I hear that word and it makes me think of my Boy Scout days…back when I was trying to get as many merit badges and skill awards as I could. You know, wanting to fill that olive green sash with as many circular patches as possible to show that I was the bomb. Of course, that was a lifetime ago, back in the days of pubescence, schoolhouse crushes, and acne.
Merit seems to mean something different to me today. Maybe it’s because I read an article last night about the new bill in the process of being passed.
I don’t agree with it.
Some of you may or may not know about Senate Bill 67, which links a teacher’s pay raises directly to his or her students’ final test scores.
This bothered me.
It bothered me on many levels.
Are there bad teachers out there who aren’t up to scratch? Yes, we all know that there are; however, there is also a set that works as hard as they can, trying to make a difference, yet by denying them income to try to match the changing economy, you are going about it the wrong way to try to fix the problem of student success.
You see, I’ve had some of the students in my classes with low test scores every year that I’ve been a teacher. To try to help remedy this, I offer up extra help an hour before school to any student who needs it. I stay in my classroom during my lunch break, labs, and recesses (when I’m not on duty) to help any student who wants it. I stay after school—nearly every day—for at least an hour to be a resource for students who want help.
But no matter what I do, I still have low-scoring students.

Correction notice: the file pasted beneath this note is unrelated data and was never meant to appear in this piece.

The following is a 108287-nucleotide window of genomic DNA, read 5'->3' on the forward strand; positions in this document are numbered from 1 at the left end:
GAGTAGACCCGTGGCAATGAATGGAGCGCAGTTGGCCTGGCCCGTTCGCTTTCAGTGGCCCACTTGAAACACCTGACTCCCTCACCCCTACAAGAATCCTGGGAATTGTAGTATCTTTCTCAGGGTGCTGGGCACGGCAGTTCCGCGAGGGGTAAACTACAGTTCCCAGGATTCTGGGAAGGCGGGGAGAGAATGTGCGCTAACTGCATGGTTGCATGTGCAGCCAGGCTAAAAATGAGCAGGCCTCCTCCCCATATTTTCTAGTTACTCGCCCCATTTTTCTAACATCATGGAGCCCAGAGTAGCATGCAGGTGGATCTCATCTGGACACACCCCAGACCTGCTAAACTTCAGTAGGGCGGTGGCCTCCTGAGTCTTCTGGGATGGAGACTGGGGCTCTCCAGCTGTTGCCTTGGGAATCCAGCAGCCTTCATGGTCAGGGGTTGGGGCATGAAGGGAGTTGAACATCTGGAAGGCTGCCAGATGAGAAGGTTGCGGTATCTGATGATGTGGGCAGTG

Now, I have parents that are involved in their child’s education, and I see these kids progress and get better and better. I also see kids who simply don’t care and have little to no parental support. I have students who will not come to me for help, even when they are those who so desperately need it.
I had one particular student whose parent informed me that their child couldn’t come to school early or stay afterward with me, also, they couldn’t attend the remediation classes offered by the school—though their child severely needed it.
And still, the parent refuses to help their child with their education.
And yet, even with all of this, it’s going to be put on me.
If I were in the situation of working for a corporation, and was being judged in my competence based on the outcome of those working in my department, it would be much easier to remedy the situation: If someone weren’t up to scratch, I could terminate them and replace them with someone that had the skills I needed, this way the job would get done well.
However, in education, this simply isn’t possible.
Teachers are given the group that they get, and that’s it. We teach whoever walks into our classrooms, and we try to teach them on their level. We try to get them through the process, and yet, there is only so much a teacher can do when standing alone.
I think of that word: merit.
Really, it’s not simply the value of the outcome; it’s about finding value in the entire process.